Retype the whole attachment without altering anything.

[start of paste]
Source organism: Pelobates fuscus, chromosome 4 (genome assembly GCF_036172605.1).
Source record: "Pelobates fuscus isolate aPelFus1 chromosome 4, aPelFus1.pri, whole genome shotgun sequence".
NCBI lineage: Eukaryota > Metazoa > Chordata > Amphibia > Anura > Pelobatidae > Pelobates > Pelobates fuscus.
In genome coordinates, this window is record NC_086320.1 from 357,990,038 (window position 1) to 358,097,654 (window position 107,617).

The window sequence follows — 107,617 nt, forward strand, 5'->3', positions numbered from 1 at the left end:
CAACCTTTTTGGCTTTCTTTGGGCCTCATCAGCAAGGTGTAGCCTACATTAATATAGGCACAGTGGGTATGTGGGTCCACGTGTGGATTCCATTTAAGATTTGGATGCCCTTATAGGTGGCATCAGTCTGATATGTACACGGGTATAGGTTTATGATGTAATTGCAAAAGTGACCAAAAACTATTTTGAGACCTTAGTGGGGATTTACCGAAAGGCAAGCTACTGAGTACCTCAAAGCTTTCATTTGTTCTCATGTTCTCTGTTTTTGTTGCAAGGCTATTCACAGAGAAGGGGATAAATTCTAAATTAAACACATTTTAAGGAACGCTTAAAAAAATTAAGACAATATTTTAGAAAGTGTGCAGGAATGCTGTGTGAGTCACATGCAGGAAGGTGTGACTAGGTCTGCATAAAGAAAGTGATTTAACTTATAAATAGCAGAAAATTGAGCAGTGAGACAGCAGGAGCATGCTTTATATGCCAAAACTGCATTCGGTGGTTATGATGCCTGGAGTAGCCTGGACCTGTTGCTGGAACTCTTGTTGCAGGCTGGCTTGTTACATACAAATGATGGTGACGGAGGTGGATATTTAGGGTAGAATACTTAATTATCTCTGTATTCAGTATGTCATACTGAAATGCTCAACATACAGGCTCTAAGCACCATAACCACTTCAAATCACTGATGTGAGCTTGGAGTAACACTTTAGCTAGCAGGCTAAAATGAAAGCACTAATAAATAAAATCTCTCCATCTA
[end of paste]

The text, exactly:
Source organism: Pelobates fuscus, chromosome 4 (genome assembly GCF_036172605.1).
Source record: "Pelobates fuscus isolate aPelFus1 chromosome 4, aPelFus1.pri, whole genome shotgun sequence".
NCBI lineage: Eukaryota > Metazoa > Chordata > Amphibia > Anura > Pelobatidae > Pelobates > Pelobates fuscus.
In genome coordinates, this window is record NC_086320.1 from 357,990,038 (window position 1) to 358,097,654 (window position 107,617).

The window sequence follows — 107,617 nt, forward strand, 5'->3', positions numbered from 1 at the left end:
CAACCTTTTTGGCTTTCTTTGGGCCTCATCAGCAAGGTGTAGCCTACATTAATATAGGCACAGTGGGTATGTGGGTCCACGTGTGGATTCCATTTAAGATTTGGATGCCCTTATAGGTGGCATCAGTCTGATATGTACACGGGTATAGGTTTATGATGTAATTGCAAAAGTGACCAAAAACTATTTTGAGACCTTAGTGGGGATTTACCGAAAGGCAAGCTACTGAGTACCTCAAAGCTTTCATTTGTTCTCATGTTCTCTGTTTTTGTTGCAAGGCTATTCACAGAGAAGGGGATAAATTCTAAATTAAACACATTTTAAGGAACGCTTAAAAAAATTAAGACAATATTTTAGAAAGTGTGCAGGAATGCTGTGTGAGTCACATGCAGGAAGGTGTGACTAGGTCTGCATAAAGAAAGTGATTTAACTTATAAATAGCAGAAAATTGAGCAGTGAGACAGCAGGAGCATGCTTTATATGCCAAAACTGCATTCGGTGGTTATGATGCCTGGAGTAGCCTGGACCTGTTGCTGGAACTCTTGTTGCAGGCTGGCTTGTTACATACAAATGATGGTGACGGAGGTGGATATTTAGGGTAGAATACTTAATTATCTCTGTATTCAGTATGTCATACTGAAATGCTCAACATACAGGCTCTAAGCACCATAACCACTTCAAATCACTGATGTGAGCTTGGAGTAACACTTTAGCTAGCAGGCTAAAATGAAAGCACTAATAAATAAAATCTCTCCATCTA